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The Importance of Playing Games with Your Preschooler

Q-tip

Picture lotto is a terrific game for three-year-olds. After your child has mastered simple matching skills, invent some variations. Divide the cards evenly and take turns being the "caller." The caller turns one card over and announces what card she has: "I have a bird. Does anyone have a bird on their board?" This allows your preschooler to practice her new vocabulary.

Three is the perfect age to begin playing board games and card games with your child—especially if you like these kinds of games, too. Board and card games help teach your child about aspiration, success, and disappointment. She'll gain experience with both winning and losing—and learn that no matter what the result, next time she tries she'll begin again with a clean slate. Games also give you the opportunity to teach your preschooler about rules, about integrity and honesty, and about luck. Games also can help increase your child's ability to focus her attention. Playing board or card games also is a very social occasion. Game playing enables and encourages your preschooler to practice important social skills that she will need to play well with other children. Nearly all games, for example, involve taking turns, sharing dice or a spinner, waiting for your turn, patience, and learning how to be a good sport. (When you play games with your child, try to emphasize the fun of game as much as possible, rather than focusing on "who's winning.")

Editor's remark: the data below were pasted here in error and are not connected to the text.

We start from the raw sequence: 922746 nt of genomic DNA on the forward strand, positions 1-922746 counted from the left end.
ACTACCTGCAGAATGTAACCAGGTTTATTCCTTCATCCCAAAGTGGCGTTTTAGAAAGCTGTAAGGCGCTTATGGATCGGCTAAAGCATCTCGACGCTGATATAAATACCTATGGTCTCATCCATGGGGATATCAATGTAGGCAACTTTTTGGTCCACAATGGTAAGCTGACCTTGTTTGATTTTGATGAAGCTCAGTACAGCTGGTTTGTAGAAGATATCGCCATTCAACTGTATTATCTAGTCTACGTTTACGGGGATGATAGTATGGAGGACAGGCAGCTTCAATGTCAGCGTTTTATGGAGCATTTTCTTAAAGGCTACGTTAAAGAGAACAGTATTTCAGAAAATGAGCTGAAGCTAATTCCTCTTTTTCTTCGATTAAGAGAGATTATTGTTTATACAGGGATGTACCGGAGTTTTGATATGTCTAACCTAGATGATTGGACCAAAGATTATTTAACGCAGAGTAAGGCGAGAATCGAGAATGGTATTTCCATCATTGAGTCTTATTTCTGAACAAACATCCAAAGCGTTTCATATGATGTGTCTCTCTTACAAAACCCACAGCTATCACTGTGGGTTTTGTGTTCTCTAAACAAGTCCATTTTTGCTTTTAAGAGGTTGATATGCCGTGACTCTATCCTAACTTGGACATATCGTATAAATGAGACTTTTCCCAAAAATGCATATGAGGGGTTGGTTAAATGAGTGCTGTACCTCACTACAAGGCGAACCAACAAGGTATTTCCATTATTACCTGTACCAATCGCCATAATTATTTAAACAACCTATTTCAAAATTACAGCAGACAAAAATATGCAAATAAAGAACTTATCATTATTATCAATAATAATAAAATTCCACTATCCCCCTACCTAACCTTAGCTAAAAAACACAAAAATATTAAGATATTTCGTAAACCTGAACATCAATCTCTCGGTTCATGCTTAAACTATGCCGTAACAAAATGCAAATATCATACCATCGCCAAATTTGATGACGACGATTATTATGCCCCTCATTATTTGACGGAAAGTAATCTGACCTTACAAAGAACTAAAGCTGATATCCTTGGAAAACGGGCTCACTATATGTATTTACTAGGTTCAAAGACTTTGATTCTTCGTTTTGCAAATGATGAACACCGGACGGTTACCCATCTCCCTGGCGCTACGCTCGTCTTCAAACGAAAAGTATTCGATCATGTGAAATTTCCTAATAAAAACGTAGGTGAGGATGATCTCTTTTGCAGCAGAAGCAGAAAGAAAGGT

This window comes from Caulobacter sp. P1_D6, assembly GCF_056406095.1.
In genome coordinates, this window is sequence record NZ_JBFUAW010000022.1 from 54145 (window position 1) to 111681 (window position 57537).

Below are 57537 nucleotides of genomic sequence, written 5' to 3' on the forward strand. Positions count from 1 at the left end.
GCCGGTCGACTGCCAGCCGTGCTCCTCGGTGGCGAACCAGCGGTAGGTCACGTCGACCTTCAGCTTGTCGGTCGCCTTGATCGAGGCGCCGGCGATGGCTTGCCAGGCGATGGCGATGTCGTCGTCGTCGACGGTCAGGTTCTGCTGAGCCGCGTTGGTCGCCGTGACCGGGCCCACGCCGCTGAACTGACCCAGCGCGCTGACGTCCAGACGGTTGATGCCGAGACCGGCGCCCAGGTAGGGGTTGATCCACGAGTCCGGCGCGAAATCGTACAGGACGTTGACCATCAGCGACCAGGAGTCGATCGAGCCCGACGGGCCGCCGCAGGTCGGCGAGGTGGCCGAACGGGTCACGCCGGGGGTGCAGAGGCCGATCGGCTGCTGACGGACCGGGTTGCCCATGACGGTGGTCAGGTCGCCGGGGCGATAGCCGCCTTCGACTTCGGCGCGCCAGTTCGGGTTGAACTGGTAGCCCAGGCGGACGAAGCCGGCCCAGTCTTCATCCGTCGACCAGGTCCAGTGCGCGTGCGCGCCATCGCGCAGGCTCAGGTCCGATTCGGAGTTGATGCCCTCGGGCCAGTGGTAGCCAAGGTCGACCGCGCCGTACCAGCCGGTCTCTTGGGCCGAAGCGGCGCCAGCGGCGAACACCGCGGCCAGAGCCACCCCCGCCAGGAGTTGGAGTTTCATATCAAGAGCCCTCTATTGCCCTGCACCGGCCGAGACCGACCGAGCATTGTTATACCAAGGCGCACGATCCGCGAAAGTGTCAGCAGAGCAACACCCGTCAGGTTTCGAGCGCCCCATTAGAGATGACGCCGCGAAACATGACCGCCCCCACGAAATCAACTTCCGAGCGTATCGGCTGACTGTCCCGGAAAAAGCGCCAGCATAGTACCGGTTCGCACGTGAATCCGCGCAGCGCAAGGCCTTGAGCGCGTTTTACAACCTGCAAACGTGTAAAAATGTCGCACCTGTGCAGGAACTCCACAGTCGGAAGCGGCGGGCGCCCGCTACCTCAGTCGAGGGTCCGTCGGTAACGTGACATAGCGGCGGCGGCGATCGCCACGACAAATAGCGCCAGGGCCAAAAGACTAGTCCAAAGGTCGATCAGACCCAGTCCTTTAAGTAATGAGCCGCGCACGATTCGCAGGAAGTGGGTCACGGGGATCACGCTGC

Besides helping to acquaint your child with "life lessons" and to practice valuable social skills, most good children's games also afford preschoolers the opportunity to sharpen certain academic skills. Most board games for preschoolers involve either counting or color matching, for instance. Similarly, most card games for preschoolers involve matching suits or numbers (Concentration, Go Fish, Old Maid, and Crazy Eights) or comparing numbers (War). Games like picture lotto can help expand your preschooler's vocabulary and give her practice at analyzing and matching pictures.

In introducing board and card games to your preschooler, choose the simplest ones first. If your child has to master a complicated set of rules before even playing the game, she—or you—will soon lose patience with it. Games that involve moving pieces around a board in a race to the finish, spinning a spinner or throwing dice, and counting up as high as six provide the perfect introduction to board games. Some classics include:

Candyland Chutes and Ladders
Uncle Wiggly Sorry
Hi-Ho Cherry-O Trouble

Similarly, when you deal the cards to your child, start with simple games that involve matching pictures rather than skipping straight to Contract Bridge or even Hearts.



More on: Preschool

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Excerpted from The Complete Idiot's Guide to Parenting a Preschooler and Toddler, Too © 1997 by Keith M. Boyd, M.D., and Kevin Osborn. All rights reserved including the right of reproduction in whole or in part in any form. Used by arrangement with Alpha Books, a member of Penguin Group (USA) Inc.

To order this book visit Amazon's web site or call 1-800-253-6476.


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